Aquarium CEO John Nightingale

Nightingale said the decision is fresh and staff members are still deciding what to do – particularly about a $20-million Arctic exhibit the aquarium had planned, which was previously green-lit by the park board. Construction hasn't started, but the aquarium hoped to have it up and running within two years. The exhibit, which would be home to belugas brought in to replace the mother and daughter that died in November, would stay open until the end of the aquarium's lease in 2029.

The new display was to be three times the size of the current one, Nightingale said, and could fit up to five non-breeding whales.

Nightingale said the 12 years would buy staff time to come up with a new plan, that would include where to house any whales off-campus and how to continue to educate the public without its beluga shows. He said the aquarium is "not going to go away," but staff are still considering the impact of the decision and how to deal with it.

Commissioner Sarah Kirby-Yung said Monday that while she commended the aquarium for making a suggestion, where staff and the board differed was the timeline. Most members did not feel that $20 million should be spent on an exhibit which may only be open for 10 years, especially when there are no belugas currently living at the facility.

But although the aquarium has not housed any belugas since its residents died of an unknown toxin, it does own five belugas currently on loan to other facilities. Nightingale said they've started conversations with those currently caring for the whales, but they aren't sure yet what will happen to them. The intention was they'd be brought back to the aquarium when the new exhibit was finished in the spring of 2019.

"Park board says, 'We don't care, it's your problem.' Well, it is our problem. We have a moral obligation to those animals," he said.

The board has said that it continues to support the "excellent work" being done by staff and volunteers at the rescue centre near Crab Park. Wiebe said the decision was based on "extensive" input from the public, discussions with aquarium staff and a review of best practices from aquariums around the world.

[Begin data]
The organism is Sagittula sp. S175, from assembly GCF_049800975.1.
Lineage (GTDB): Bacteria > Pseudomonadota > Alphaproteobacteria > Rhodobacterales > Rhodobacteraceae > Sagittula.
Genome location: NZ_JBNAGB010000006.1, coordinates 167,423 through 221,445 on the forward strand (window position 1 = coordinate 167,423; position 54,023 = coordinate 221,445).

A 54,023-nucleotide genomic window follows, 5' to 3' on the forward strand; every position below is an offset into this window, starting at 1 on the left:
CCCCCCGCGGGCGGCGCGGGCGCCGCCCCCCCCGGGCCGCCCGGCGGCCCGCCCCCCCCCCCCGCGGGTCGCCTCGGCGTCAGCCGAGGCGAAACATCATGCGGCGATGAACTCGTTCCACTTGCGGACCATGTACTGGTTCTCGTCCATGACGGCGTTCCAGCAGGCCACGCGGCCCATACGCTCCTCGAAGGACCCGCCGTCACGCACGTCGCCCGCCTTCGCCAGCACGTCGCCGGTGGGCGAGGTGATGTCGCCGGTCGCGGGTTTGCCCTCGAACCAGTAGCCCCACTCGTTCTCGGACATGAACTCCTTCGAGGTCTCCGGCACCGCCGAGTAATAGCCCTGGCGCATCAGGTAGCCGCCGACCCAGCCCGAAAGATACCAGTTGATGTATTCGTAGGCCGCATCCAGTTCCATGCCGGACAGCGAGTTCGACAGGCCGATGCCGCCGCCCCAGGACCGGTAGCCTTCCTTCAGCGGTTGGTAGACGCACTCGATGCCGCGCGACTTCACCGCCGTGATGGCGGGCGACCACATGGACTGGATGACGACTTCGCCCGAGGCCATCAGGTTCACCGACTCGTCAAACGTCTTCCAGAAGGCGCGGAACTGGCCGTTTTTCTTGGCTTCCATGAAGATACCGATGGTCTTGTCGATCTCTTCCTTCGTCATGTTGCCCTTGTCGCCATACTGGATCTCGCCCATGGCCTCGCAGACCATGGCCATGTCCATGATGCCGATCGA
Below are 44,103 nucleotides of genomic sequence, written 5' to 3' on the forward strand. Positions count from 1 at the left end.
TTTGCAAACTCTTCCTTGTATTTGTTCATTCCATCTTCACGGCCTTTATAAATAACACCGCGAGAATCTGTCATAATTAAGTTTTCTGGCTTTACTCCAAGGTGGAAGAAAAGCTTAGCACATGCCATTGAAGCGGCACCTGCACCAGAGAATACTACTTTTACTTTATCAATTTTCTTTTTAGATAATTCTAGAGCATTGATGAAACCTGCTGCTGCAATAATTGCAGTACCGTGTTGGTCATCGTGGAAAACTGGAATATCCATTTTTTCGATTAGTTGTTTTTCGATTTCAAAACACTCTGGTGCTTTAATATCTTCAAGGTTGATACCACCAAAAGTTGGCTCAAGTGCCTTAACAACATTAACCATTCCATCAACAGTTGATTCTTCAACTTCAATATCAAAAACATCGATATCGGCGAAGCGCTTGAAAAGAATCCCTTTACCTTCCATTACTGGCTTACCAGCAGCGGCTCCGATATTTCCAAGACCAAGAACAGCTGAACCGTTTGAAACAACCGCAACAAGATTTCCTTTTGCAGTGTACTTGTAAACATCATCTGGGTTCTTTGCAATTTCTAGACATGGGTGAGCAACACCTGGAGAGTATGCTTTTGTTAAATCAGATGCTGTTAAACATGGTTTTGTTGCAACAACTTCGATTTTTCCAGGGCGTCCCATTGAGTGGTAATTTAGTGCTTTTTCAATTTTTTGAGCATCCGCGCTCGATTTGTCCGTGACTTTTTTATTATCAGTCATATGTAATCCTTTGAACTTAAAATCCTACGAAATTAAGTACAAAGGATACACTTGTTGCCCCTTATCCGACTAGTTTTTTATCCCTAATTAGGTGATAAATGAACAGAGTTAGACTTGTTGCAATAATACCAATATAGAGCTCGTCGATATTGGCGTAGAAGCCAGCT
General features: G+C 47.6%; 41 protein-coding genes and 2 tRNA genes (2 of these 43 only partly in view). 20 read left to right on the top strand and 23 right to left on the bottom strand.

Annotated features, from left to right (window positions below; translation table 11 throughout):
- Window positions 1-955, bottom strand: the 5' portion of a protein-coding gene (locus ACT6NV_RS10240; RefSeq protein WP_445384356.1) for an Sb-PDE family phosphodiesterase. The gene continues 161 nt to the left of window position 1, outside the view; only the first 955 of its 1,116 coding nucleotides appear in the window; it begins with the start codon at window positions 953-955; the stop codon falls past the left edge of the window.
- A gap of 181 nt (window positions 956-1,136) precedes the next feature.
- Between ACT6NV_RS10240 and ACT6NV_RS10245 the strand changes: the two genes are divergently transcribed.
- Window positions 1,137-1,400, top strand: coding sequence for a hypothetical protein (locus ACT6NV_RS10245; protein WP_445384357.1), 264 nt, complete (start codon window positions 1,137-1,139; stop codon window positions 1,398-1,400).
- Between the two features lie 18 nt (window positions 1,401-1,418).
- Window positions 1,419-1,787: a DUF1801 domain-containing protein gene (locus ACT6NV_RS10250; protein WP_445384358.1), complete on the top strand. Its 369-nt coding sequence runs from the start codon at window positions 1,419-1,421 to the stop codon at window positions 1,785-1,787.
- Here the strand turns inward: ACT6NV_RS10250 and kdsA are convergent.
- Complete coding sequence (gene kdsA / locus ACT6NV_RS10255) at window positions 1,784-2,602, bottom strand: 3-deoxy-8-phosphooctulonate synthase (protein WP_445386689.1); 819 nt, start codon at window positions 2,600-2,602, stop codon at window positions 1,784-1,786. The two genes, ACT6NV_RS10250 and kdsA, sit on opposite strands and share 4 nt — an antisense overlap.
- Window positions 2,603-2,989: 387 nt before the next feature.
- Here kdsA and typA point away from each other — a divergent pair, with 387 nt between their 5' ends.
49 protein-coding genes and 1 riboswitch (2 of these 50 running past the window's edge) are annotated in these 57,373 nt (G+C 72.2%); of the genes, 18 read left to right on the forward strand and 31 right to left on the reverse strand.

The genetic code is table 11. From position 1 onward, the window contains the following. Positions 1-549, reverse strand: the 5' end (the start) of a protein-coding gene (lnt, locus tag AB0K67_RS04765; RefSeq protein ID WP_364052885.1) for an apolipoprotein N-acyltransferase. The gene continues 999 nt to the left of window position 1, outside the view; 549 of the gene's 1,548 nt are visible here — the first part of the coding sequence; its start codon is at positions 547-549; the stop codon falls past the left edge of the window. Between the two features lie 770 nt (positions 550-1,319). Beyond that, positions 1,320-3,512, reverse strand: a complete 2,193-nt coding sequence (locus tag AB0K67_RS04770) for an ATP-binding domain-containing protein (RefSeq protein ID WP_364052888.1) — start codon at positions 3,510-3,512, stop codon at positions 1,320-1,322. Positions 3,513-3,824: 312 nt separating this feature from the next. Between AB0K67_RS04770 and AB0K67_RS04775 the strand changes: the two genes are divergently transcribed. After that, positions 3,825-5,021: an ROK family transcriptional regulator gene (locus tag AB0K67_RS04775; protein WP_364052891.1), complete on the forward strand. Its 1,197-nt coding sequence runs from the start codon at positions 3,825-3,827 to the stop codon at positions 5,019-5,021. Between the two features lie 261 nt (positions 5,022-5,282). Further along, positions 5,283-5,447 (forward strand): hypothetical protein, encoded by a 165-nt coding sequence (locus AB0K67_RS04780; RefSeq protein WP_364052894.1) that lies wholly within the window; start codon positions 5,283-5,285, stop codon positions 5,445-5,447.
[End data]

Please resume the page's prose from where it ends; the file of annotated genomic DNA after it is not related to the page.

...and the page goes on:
The amendments approved Monday are expected to minimally impact its rescue and rehabilitation program, the board said, as most of its rescued animals are harbour seals.

In a statement, the board said the aquarium ended the display of orcas in 1996.

"We anticipate that the aquarium will manage all future cetacean rescues in the same manner they handle the rescue of orcas," the statement said.

The BC SPCA applauded the decision, saying in a statement on Tuesday that it was a "significant move forward for animal welfare."

The organization's chief scientific officer Sara Dubois said: "As humans we know that confinement and social isolation in small indoor spaces without any control over our environment is emotionally damaging for our well-being."

She said research has emerged in the last three decades that having enough diverse space is a "very basic requirement" for cetaceans' psychological wellbeing.

Dubois said the SPCA has been supportive of the aquarium's marine mammal rescue work, and doesn't believe that a ban on displaying cetaceans will impact its efforts.

"The mammal rescue work is done offsite and is a small fraction of the aquarium's $60-million budget," she said.

She added that other rescue facilities, like the BC SPCA's Wildlife Animal Rehabilitation Centre in Metchosin, do not put rescued animals on display, and that doing so with the aquarium's three remaining cetaceans does not have anything to do with their welfare needs.

"If the aquarium believes their rescue program – which mainly treats non-cetaceans like harbour seals – is in jeopardy without cetaceans on display, the BC SPCA is more than willing to work with them to find a long-term solution for this important work," she said.

With files from CTV Vancouver's Nafeesa Karim and Sheila Scott